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U.S. Agrees To $350,000 Settlement In Conn. Immigration Raid Cases
Advocates on all sides of the immigration debate are digesting the latest big, and perhaps historic, development: The U.S. government agreed to pay a $350,000 settlement to 11 Connecticut men arrested in raids in 2007.
The plaintiffs claimed immigration agents violated their rights during the early morning raids, which snared nearly three dozen people.
Immigration experts, as well as the Associated Press, say the settlement appears to be the largest ever paid by the government to resolve a lawsuit over an immigration raid of a home. They say the deal also is the first to grant relief to the plaintiffs facing deportation.
Under the terms, plaintiffs have the option of delaying enforcement action against them for four years and then reapplying for permanent status; or terminating deportation proceedings altogether.
ICE says the settlement isn't an admission of liability on the part of the government.
Crystal Williams, executive director of the American Immigration Lawyers Association, calls the settlement figure "a statement." She says, "I've been in the field for 25 years, and I can't recall something like this before."
Apart from the dollar amount, Williams finds the government's unusual decision to settle, by itself, just as noteworthy. For many years, ICE raids have been criticized, by immigrant advocates and business owners (where many raids occur) alike, as excessive and unlawful.
"Too often these raids look more like a home invasion than an actual law enforcement action," Williams says. "What I hope comes of it is an understanding by ICE of what appropriate behavior in law enforcement really is."
ICE's tactics sometimes are considered a problem even by proponents of stricter enforcement of immigration laws.
"On the one hand, you don't have to kick down doors to stop illegal immigration," says Bob Dane, a spokesman for the Federation for American Immigration Reform, or FAIR, a pro-enforcement group. "But on the other hand, you can't have sanctuary policies that attract aliens. What we need is reasonable enforcement of rational laws, and a shared enforcement at both the federal and local levels."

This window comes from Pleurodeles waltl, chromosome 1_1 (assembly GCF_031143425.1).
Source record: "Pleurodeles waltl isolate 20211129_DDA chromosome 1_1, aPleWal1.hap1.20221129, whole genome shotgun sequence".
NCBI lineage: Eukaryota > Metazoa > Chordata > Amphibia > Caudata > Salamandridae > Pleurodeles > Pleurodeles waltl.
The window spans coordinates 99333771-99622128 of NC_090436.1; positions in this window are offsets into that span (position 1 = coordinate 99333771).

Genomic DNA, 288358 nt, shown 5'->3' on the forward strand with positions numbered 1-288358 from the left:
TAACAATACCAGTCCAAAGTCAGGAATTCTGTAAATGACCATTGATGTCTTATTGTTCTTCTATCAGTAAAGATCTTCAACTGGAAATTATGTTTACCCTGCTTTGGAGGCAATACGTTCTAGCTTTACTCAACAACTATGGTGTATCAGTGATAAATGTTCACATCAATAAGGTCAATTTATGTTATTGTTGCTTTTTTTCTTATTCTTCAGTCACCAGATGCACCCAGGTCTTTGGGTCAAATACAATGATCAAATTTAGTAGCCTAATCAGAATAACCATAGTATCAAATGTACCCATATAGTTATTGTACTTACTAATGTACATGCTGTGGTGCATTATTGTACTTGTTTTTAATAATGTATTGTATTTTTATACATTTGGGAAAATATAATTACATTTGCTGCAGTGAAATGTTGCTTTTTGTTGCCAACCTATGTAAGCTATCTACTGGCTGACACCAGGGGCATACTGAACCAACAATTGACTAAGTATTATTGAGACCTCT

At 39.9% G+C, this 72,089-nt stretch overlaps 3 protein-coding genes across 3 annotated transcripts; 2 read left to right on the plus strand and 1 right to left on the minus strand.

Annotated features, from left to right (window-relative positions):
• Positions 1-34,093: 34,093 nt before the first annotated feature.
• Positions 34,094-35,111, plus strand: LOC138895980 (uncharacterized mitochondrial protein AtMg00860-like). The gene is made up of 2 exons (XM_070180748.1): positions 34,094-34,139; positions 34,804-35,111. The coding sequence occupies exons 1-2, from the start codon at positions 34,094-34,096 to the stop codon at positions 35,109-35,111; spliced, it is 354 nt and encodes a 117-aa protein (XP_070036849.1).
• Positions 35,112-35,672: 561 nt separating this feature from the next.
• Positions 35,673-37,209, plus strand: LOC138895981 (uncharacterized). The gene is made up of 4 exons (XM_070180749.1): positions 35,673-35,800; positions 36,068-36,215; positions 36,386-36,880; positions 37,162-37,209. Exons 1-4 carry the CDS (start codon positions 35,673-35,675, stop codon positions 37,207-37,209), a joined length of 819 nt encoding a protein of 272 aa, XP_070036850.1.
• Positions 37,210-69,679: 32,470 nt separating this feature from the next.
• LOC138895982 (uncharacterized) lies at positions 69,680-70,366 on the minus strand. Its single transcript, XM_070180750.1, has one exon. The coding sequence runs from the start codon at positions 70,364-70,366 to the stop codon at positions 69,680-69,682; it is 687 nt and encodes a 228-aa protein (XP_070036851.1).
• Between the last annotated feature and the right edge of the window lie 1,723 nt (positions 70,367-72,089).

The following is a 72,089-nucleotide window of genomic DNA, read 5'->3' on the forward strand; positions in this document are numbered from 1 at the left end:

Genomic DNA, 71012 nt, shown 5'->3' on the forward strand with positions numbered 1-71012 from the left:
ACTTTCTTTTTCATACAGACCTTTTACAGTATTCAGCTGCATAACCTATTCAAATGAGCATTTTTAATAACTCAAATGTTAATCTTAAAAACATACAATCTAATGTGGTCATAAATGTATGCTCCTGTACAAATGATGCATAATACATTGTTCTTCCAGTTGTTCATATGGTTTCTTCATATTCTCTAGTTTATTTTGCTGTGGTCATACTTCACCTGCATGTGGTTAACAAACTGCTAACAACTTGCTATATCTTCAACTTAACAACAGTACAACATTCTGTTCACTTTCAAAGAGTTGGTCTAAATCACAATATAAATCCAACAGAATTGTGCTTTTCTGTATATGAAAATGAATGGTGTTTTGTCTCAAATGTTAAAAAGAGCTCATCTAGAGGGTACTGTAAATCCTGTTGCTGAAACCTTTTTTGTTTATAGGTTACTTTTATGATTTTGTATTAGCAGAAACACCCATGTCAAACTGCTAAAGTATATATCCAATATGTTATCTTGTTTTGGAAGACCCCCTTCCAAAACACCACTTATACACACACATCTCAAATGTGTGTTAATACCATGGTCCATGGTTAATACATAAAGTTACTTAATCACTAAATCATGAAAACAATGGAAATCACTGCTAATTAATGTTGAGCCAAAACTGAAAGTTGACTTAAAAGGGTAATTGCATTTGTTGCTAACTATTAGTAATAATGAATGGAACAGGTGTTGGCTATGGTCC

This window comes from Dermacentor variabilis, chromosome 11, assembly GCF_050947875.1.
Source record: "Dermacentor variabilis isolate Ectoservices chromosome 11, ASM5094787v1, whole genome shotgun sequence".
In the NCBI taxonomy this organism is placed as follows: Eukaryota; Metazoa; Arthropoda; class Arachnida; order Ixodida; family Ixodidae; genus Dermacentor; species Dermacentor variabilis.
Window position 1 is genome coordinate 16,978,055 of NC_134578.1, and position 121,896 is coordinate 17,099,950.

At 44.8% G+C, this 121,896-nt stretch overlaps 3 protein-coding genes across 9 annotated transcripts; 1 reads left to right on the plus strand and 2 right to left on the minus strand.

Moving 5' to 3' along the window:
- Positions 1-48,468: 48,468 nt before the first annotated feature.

Dane is referring to so-called sanctuary policies implemented in New Haven by Mayor John DeStefano Jr. He has become an outspoken opponent of federal programs and state laws cracking down on illegal immigration. DeStefano, a Democrat, has issued identification cards regardless of residents' legal status, forbid police from asking people about their status, and more recently proposed extending voting rights to illegal immigrants.
The Associated Press reports on the details of the case:
"The men argued the agents drew their weapons, forced them out of bed and frightened young children in some of the homes. They claimed the federal agency was retaliating against New Haven, which has a reputation as a 'sanctuary city' for its embrace of illegal immigrants, and that they were targeted solely because of their Latino appearance.
"In June 2009, a federal judge ruled that agents violated the constitutional rights of four immigrants in the raids. The judge said the ICE agents went into the immigrants' homes without warrants, probable cause or their consent, and he put a stop to deportation proceedings against the four defendants, whose names were not released."
Plaintiffs and their supporters have long pointed to the fact that the raids occurred in a predominantly Latino neighborhood one day after DeStefano began offering the IDs. ICE has denied accusations that the raids came in retaliation.